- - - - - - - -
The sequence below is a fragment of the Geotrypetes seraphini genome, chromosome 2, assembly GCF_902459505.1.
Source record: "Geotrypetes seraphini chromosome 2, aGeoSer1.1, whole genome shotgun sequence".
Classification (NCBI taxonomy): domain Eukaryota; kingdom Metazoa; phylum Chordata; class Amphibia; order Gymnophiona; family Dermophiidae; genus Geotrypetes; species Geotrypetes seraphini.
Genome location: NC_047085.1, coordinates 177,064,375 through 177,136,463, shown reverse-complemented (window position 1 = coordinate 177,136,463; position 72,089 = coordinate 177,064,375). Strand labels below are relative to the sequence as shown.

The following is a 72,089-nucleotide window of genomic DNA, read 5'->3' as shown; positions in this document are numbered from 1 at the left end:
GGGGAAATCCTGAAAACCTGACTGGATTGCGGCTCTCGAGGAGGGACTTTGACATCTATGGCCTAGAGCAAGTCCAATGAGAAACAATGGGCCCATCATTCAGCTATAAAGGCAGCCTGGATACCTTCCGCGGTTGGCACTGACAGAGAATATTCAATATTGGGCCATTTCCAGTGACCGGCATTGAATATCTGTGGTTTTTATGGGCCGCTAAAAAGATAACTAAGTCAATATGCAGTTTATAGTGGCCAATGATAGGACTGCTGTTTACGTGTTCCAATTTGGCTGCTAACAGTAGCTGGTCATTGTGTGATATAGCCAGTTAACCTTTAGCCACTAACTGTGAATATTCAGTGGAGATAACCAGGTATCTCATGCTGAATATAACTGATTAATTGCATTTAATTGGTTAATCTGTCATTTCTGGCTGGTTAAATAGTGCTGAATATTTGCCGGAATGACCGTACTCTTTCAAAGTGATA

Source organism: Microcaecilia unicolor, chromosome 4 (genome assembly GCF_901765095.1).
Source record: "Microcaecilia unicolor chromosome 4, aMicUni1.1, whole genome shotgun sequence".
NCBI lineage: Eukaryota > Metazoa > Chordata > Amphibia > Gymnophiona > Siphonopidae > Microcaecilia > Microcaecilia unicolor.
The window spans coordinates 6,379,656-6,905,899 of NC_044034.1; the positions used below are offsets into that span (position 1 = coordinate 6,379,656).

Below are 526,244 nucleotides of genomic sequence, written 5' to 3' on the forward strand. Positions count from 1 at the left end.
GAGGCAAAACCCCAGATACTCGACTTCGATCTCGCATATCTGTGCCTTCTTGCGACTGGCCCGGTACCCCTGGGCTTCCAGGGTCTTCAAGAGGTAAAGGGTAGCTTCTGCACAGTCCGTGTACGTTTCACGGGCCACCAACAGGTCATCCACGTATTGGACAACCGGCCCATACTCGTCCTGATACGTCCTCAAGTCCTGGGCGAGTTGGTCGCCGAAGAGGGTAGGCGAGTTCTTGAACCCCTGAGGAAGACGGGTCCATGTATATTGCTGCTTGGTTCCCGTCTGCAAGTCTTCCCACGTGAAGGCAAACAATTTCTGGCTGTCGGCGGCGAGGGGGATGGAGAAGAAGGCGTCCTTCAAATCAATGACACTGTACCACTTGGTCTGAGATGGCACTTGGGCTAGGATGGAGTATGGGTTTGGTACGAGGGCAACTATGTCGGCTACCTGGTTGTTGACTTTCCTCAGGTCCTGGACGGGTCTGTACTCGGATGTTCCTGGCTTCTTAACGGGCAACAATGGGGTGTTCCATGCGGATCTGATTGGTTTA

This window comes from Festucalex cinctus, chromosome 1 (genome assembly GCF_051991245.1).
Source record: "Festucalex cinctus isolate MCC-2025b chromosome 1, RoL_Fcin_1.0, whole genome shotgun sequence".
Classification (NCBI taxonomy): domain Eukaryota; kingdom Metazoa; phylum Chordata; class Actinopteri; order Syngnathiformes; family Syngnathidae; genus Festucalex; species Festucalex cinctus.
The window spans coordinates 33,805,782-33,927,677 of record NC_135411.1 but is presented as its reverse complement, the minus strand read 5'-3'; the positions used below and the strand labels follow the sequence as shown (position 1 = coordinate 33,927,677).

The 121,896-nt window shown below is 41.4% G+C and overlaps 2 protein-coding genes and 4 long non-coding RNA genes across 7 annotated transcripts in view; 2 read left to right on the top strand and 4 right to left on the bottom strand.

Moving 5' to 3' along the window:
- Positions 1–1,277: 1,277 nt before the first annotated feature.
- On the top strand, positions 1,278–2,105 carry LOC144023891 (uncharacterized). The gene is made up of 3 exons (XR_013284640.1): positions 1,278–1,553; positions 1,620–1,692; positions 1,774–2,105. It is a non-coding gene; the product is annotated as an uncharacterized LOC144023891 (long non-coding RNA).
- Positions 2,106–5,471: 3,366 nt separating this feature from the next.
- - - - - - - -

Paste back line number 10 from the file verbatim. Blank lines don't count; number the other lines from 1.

The window spans coordinates 6,379,656-6,905,899 of NC_044034.1; the positions used below are offsets into that span (position 1 = coordinate 6,379,656).